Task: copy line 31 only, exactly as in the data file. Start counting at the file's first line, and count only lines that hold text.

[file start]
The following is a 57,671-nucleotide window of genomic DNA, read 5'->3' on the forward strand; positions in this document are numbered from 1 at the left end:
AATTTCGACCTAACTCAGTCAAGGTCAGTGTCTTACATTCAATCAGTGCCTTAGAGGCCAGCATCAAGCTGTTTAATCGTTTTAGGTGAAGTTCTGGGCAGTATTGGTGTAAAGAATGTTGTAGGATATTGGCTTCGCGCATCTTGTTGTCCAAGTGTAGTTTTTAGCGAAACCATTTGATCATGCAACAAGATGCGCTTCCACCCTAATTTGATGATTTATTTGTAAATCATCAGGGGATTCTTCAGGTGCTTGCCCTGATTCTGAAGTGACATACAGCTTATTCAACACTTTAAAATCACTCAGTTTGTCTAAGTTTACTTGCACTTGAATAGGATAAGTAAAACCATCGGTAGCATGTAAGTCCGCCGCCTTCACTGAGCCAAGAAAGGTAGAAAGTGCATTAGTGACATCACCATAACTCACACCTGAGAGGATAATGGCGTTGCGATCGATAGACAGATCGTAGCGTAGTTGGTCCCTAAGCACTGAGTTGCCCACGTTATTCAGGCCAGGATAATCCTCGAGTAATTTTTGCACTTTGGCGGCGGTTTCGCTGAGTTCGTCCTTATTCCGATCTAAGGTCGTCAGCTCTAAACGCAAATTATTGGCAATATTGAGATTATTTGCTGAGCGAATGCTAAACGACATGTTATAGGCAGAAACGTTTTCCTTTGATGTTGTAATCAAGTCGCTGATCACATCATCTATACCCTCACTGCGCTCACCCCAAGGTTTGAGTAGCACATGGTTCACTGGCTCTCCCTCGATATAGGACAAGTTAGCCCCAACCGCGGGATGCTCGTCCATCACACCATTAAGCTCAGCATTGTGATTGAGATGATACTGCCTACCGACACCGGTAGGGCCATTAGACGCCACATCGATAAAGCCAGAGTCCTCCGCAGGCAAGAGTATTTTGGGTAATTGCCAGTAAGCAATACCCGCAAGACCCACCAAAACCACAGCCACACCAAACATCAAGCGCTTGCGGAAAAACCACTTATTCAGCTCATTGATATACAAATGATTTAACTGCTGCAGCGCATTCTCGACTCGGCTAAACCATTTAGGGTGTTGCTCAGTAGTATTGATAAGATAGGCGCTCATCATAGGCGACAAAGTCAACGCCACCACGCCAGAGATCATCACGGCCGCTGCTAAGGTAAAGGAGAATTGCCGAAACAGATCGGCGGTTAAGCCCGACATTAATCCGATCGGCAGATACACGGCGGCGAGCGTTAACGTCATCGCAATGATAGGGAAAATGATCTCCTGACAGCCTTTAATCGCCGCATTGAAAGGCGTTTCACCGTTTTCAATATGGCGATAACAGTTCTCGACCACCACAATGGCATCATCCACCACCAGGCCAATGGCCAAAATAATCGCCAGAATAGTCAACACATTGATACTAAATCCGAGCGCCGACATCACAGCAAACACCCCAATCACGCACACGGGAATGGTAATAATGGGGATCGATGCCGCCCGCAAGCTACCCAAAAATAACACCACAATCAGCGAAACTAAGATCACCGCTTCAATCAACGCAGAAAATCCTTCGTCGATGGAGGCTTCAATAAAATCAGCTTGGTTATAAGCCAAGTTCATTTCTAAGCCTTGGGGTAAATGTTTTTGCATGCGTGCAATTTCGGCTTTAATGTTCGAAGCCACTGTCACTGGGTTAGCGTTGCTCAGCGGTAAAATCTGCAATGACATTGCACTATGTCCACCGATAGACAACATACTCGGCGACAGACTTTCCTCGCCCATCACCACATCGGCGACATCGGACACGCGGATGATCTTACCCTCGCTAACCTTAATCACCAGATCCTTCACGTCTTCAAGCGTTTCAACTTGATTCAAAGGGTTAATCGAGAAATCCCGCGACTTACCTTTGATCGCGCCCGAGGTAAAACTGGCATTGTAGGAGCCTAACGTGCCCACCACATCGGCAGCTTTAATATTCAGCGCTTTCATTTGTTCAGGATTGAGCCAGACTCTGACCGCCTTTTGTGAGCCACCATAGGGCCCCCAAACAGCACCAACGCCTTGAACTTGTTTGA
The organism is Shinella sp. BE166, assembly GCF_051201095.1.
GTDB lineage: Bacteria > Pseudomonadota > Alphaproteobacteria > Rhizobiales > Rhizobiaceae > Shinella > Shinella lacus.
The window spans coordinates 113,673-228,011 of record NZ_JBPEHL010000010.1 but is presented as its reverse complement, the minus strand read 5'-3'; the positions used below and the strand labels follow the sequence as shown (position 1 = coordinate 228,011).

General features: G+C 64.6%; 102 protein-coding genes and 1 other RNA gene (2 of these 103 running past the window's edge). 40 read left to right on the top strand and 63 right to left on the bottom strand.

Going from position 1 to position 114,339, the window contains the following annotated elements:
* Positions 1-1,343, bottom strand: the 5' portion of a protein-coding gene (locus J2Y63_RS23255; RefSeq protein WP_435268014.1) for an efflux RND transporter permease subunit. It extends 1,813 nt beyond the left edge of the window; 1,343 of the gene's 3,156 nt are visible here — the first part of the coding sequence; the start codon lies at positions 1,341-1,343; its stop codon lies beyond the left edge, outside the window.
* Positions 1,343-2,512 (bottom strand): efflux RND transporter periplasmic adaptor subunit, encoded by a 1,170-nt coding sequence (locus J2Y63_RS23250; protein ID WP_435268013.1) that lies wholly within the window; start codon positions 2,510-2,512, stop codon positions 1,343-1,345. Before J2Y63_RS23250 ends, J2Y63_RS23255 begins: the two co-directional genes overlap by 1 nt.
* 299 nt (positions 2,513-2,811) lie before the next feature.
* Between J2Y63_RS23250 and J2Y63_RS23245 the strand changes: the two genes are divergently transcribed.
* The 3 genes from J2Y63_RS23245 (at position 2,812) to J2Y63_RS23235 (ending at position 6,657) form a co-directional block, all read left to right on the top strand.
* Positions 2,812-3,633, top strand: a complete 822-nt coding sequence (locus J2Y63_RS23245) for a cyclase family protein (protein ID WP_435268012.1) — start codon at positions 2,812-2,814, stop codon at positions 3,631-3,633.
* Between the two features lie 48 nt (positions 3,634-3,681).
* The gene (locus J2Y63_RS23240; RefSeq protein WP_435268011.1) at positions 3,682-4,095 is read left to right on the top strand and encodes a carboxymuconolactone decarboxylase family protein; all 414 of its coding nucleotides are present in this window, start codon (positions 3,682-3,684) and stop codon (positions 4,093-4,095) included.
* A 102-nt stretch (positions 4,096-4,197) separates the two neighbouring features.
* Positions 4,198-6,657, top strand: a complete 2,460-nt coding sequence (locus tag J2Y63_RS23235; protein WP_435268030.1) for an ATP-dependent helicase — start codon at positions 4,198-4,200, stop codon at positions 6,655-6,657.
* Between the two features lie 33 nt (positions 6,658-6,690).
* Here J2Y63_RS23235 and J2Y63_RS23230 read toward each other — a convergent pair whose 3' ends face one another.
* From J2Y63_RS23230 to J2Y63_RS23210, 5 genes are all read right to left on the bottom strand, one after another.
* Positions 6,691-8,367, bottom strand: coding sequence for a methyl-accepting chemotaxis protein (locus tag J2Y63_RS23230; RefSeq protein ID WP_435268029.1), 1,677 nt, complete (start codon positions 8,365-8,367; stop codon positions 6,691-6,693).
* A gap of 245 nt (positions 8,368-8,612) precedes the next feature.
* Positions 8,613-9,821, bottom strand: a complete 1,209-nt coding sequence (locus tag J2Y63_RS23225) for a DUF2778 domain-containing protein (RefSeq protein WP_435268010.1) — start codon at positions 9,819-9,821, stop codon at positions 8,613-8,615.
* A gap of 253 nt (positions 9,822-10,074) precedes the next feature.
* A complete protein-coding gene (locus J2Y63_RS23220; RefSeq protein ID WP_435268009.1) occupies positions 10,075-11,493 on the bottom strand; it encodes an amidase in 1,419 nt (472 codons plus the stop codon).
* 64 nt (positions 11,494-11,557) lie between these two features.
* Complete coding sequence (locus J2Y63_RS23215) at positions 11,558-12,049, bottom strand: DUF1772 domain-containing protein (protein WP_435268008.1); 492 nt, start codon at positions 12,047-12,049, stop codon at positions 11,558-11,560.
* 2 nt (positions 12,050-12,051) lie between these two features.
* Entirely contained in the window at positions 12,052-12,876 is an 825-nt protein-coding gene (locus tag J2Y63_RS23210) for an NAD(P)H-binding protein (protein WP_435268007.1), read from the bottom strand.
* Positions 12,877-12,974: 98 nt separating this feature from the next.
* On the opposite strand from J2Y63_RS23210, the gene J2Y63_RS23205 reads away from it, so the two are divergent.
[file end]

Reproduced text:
* On the opposite strand from J2Y63_RS23210, the gene J2Y63_RS23205 reads away from it, so the two are divergent.